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Pregnancy, Hyperemesis Gravidarum and the Rule of 20

Updated: Mar 8, 2021

Advice from Nisha: Feel in control by locking in your support system.

Pregnancy is hard. First pregnancies are harder. Having hyperemesis gravidarum (“HG”) is even harder. Balancing a demanding job, and in my case, a new and demanding job with HG is even harder.

Heightened hormones, bodily pains, fatigue, scary amounts of puke you didn't know you were capable of producing, resisting the urge to defenestrate your partner... all true, but we tend to overlook that pregnancy is also hard because people often times feel powerless. For me, albeit a joyous occasion, pregnancy was the first time in my life where I felt as if I had limited control over something so important. It was really scary.

For me specifically, pregnancy was really rough. I had an odd blood type and hence, my insides tried to attack my baby – sorry, Mia. I had an extreme version of morning sickness called HG – Mia’s retaliation from the above. My low platelets prevented me from receiving drugs during labor unless I took an A-Rod level of steroids. Finally, I quite literally had a pain in my ass (sciatica). What’s the sitch with HG? The rule of 20 – You hurl 20+x a day and lose 20+ pounds by week 20 of pregnancy, or more commonly known as “what Kate Middleton and Amy Schumer had.”

By the way, do you have any idea how annoying it is to be pregnant at the same time as Amy Schumer? People would share her Instagrammed IV pictures and I’d wonder 1) why do you think this is helping me and 2) does Amy get a better IV rate than my $200/session?

I had IV 3x a week over 20 weeks because I was unable to keep anything in my stomach. Except for the occasional Thai Iced Tea. I recall starting my new job and wanting to make a strong first impression in week 6, and ultimately vomiting three times by the time I passed security on my first day. My desk location was suboptimal, being the farthest distance from the bathroom, which I would come to know as my second home for the next 14 weeks. For someone who loves food, the overall experience was brutal. Frankly, I was mostly worried about myself, not the lima bean-sized demon fetus inside me that was causing me all this pain. The worst was that Nick tried cooking every possible meal type and every day, I would look at his puppy dog eyes and disappoint him once again with a hurl and a side of snide remarks. By Week 10, I had lost 10 pounds and was the skinniest I had been in 15 years – and I went to high school in California where eating disorders were all the rage. I tried addressing HG through a variety of drugs recommended, acupuncture and every possible food. For the record, my acupuncturist added insult to injury by stating that this was my body’s way of rejecting my baby – thanks, dude.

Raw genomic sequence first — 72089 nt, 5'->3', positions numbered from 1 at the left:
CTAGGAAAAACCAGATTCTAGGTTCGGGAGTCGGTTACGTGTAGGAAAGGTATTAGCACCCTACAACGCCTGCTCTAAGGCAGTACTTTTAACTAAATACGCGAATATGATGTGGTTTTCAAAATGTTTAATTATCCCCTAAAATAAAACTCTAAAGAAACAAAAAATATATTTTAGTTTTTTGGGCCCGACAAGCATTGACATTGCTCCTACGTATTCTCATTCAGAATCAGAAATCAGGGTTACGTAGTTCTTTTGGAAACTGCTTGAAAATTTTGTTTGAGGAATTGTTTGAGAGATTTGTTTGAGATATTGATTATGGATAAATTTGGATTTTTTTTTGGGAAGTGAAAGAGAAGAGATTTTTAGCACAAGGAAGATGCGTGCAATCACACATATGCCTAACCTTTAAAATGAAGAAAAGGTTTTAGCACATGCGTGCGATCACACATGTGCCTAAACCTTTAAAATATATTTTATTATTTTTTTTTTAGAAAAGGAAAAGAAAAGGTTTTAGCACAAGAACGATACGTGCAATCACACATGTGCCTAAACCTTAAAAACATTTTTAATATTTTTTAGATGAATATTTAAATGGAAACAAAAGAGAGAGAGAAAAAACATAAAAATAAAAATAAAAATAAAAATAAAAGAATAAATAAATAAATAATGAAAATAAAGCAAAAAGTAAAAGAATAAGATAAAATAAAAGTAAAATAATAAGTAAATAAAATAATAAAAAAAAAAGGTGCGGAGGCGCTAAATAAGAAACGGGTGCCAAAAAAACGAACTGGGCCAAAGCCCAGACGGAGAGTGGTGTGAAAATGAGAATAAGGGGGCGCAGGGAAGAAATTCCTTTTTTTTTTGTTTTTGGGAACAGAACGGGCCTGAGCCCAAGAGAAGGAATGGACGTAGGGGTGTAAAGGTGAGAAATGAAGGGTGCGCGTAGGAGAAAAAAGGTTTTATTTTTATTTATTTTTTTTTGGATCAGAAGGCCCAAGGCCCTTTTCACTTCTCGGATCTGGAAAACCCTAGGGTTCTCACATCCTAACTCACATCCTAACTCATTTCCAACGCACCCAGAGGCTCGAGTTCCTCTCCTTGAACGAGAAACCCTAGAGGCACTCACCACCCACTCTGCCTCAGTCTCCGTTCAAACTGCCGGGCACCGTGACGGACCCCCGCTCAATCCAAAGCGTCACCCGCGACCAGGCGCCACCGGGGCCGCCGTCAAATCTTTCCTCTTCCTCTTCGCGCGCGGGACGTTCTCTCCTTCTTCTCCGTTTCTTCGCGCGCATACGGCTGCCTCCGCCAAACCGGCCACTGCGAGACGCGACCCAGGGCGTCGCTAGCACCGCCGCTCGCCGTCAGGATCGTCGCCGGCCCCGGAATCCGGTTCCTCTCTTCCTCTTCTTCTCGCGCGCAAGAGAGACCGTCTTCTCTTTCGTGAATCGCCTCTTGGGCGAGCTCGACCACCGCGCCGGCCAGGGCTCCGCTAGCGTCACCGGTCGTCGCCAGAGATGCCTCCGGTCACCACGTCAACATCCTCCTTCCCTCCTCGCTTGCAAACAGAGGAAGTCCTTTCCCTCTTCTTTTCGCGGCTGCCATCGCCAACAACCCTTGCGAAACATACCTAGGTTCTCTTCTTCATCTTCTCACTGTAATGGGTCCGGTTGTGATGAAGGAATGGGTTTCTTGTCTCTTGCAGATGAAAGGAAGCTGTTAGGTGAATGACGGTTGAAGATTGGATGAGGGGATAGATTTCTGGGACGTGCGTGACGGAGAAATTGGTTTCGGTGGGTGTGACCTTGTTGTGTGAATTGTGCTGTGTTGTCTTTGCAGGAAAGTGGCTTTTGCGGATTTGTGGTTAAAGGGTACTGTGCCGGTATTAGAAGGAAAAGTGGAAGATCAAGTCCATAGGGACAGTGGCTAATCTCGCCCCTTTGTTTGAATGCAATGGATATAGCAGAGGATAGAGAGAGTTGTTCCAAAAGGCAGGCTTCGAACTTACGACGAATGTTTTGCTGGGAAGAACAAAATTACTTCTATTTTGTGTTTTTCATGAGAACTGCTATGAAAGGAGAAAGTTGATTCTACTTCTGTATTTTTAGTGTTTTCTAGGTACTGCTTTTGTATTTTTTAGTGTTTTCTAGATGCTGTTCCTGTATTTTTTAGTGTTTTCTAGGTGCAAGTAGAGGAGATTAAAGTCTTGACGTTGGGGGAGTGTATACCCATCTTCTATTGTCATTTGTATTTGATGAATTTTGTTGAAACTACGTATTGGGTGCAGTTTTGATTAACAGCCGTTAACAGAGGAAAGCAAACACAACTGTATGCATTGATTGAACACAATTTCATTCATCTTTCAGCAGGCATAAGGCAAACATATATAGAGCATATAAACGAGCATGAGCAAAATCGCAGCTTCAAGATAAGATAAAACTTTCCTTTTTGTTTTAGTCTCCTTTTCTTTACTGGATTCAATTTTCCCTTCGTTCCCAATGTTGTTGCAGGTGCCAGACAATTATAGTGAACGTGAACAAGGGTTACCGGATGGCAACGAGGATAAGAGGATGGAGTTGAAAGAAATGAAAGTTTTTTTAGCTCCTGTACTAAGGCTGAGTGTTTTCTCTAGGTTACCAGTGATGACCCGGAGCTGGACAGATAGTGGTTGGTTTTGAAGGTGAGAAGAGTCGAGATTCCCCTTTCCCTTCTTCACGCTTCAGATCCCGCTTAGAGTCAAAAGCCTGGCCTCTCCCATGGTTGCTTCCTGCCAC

When did I finally break? Week 19 (hour 1), when I realized I had no control over my body and its acceptance of food. I had no control over my future labor. I had no control over the tiny human that was expected to come out of me with their own mind and personality.

When did life improve? Week 19 (hour 10), when I explained my feelings to the people that I needed support from and realized how lucky I was to have a partner like Nick. Things turned around when I finally admitted to my loved ones how broken and out of control I felt. In some weird way, admitting this and asking for help was a means of taking back control. And, as one would expect, the third trimester was much better as I was vomiting less, actually feeling baby kicks and seeing the light at the end of the tunnel.

My advice? Put what you can and cannot control into buckets. This is one of those times where the significant stuff largely falls into the latter, so focus on those few areas you can control. You can control who you bring into your support system, how you work with your partner and truly become a team and how to mitigate whatever you are going through. I have a 43-step process for dealing with nausea, so reach out to me any time. Take solace in the being able to control some of the smaller things.

You can control your push playlist and you can control the color scheme of your nursery.

You can praise yourself for enduring the many ways in which your body is testing you. You can prevent negative self-talk. It’s easy to believe the dishonest women that claim pregnancy was blissful. The same women that post beautiful pregnancy bump pictures on social media also tend to read and sing to their bump, claiming this will positively impact the baby once born (as if I wasn't nauseous enough already). By the way, that’s not science – don’t believe it. But it would have been hilarious to see the bullpen’s reaction to me singing “Mo Money Mo Problems” at 9PM every night in the office. Try not to let yourself get down on feeling behind on parenthood. Spoiler alert – all those people reciting lessons from parenting books have no idea what they are doing either! You don’t know what you don’t know, but you can rely on your support system to provide guidance on labor, newborns, logistics and much more.

And if you have HG, the reality is, sometimes all of this isn’t enough and you just have to wait for those days to pass by. I promise, the good days come back.

If you or your partner are considering getting or already are pregnant, wishing you all the best on your beautiful journey. If you are struggling with a hard pregnancy or HG right now and want to talk about it, hit me up!

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